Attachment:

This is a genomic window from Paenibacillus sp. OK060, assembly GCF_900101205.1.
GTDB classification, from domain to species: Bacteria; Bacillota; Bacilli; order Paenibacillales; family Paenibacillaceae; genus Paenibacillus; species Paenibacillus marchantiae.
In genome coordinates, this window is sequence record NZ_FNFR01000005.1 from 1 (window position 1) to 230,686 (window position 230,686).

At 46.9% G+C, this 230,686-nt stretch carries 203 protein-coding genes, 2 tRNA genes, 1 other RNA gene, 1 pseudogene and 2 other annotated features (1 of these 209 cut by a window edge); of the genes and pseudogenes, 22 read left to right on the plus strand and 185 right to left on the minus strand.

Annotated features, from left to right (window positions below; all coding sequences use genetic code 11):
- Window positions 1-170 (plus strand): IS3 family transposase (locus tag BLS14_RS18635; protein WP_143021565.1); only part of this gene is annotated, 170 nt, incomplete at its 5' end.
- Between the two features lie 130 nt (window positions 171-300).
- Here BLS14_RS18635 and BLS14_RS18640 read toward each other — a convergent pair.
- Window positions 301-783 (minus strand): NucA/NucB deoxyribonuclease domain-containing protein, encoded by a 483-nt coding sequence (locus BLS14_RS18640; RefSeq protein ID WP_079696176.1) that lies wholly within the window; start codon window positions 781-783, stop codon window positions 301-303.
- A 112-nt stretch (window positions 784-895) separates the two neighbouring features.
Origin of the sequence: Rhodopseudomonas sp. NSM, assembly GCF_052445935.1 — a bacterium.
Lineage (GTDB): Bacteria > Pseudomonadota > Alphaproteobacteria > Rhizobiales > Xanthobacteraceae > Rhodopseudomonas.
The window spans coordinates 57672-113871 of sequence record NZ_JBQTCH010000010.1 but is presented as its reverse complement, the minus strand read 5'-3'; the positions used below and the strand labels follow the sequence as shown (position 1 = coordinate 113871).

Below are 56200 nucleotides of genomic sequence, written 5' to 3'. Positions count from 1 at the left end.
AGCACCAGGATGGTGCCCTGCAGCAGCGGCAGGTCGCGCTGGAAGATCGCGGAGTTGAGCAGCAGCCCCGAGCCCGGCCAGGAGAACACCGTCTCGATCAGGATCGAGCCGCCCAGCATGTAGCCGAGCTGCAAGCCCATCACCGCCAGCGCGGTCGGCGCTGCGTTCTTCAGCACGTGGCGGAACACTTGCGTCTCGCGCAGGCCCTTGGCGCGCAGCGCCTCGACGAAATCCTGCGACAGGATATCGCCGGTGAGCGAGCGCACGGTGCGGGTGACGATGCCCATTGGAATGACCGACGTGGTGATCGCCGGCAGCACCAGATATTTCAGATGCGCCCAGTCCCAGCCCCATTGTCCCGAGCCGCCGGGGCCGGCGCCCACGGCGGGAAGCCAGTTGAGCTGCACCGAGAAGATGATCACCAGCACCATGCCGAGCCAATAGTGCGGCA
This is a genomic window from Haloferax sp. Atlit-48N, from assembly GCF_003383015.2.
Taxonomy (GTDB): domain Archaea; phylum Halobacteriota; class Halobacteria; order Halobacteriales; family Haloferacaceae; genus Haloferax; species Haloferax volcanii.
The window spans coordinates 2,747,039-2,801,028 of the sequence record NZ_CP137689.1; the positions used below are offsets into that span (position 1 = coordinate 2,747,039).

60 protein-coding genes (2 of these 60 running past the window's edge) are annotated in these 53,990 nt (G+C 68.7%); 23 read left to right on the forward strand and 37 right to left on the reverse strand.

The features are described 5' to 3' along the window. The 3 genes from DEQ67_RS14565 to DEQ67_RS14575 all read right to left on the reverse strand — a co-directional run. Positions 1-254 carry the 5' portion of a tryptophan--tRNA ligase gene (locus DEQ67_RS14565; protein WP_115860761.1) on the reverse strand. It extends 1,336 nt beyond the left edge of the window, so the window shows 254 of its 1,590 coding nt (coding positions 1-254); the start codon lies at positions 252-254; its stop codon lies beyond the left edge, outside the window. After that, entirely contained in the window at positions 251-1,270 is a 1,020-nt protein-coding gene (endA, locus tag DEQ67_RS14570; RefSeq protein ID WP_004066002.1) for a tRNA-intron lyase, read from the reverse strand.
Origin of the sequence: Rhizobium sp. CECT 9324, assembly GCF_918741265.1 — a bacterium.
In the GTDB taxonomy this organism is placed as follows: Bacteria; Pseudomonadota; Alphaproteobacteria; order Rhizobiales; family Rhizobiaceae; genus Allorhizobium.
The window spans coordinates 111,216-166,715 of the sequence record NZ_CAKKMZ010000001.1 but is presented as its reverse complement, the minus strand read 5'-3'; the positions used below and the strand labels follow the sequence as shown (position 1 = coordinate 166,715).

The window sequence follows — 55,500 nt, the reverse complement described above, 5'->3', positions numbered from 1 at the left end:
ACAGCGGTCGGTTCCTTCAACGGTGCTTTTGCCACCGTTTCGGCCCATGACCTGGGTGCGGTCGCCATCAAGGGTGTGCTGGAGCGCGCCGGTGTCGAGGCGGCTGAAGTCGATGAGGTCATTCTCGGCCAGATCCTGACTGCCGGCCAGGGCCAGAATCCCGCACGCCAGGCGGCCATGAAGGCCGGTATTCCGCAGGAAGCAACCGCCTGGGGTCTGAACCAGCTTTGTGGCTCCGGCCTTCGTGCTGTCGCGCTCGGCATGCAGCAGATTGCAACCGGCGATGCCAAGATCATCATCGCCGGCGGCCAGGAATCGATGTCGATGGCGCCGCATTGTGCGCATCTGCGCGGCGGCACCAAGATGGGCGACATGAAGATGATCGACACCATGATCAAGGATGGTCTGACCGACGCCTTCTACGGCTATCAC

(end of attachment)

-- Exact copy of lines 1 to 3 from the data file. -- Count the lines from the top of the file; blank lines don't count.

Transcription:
This is a genomic window from Paenibacillus sp. OK060, assembly GCF_900101205.1.
GTDB classification, from domain to species: Bacteria; Bacillota; Bacilli; order Paenibacillales; family Paenibacillaceae; genus Paenibacillus; species Paenibacillus marchantiae.
In genome coordinates, this window is sequence record NZ_FNFR01000005.1 from 1 (window position 1) to 230,686 (window position 230,686).